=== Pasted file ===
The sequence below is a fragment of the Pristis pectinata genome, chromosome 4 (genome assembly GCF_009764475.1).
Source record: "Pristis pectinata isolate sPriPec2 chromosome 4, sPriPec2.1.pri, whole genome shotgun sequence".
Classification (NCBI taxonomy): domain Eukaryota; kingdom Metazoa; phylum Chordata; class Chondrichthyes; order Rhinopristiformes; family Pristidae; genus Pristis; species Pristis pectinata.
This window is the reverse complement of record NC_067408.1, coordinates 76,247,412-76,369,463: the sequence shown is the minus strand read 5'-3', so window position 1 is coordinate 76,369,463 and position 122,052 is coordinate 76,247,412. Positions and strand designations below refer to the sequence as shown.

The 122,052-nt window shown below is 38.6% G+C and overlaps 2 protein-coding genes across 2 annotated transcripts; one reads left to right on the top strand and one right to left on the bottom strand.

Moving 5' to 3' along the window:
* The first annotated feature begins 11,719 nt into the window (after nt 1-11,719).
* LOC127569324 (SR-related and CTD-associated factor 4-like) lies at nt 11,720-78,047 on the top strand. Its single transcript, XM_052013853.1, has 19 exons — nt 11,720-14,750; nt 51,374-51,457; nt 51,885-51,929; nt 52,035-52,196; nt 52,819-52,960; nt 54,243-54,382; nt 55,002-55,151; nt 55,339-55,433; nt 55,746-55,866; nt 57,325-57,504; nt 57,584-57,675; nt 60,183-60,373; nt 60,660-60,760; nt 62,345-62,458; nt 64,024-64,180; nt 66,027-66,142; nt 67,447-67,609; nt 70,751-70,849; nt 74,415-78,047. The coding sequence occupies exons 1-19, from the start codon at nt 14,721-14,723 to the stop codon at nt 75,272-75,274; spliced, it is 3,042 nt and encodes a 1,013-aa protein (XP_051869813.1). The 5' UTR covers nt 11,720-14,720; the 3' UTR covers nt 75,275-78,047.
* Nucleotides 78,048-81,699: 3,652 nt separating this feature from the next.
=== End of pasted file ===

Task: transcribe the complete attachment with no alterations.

The sequence below is a fragment of the Pristis pectinata genome, chromosome 4 (genome assembly GCF_009764475.1).
Source record: "Pristis pectinata isolate sPriPec2 chromosome 4, sPriPec2.1.pri, whole genome shotgun sequence".
Classification (NCBI taxonomy): domain Eukaryota; kingdom Metazoa; phylum Chordata; class Chondrichthyes; order Rhinopristiformes; family Pristidae; genus Pristis; species Pristis pectinata.
This window is the reverse complement of record NC_067408.1, coordinates 76,247,412-76,369,463: the sequence shown is the minus strand read 5'-3', so window position 1 is coordinate 76,369,463 and position 122,052 is coordinate 76,247,412. Positions and strand designations below refer to the sequence as shown.

The 122,052-nt window shown below is 38.6% G+C and overlaps 2 protein-coding genes across 2 annotated transcripts; one reads left to right on the top strand and one right to left on the bottom strand.

Moving 5' to 3' along the window:
* The first annotated feature begins 11,719 nt into the window (after nt 1-11,719).
* LOC127569324 (SR-related and CTD-associated factor 4-like) lies at nt 11,720-78,047 on the top strand. Its single transcript, XM_052013853.1, has 19 exons — nt 11,720-14,750; nt 51,374-51,457; nt 51,885-51,929; nt 52,035-52,196; nt 52,819-52,960; nt 54,243-54,382; nt 55,002-55,151; nt 55,339-55,433; nt 55,746-55,866; nt 57,325-57,504; nt 57,584-57,675; nt 60,183-60,373; nt 60,660-60,760; nt 62,345-62,458; nt 64,024-64,180; nt 66,027-66,142; nt 67,447-67,609; nt 70,751-70,849; nt 74,415-78,047. The coding sequence occupies exons 1-19, from the start codon at nt 14,721-14,723 to the stop codon at nt 75,272-75,274; spliced, it is 3,042 nt and encodes a 1,013-aa protein (XP_051869813.1). The 5' UTR covers nt 11,720-14,720; the 3' UTR covers nt 75,275-78,047.
* Nucleotides 78,048-81,699: 3,652 nt separating this feature from the next.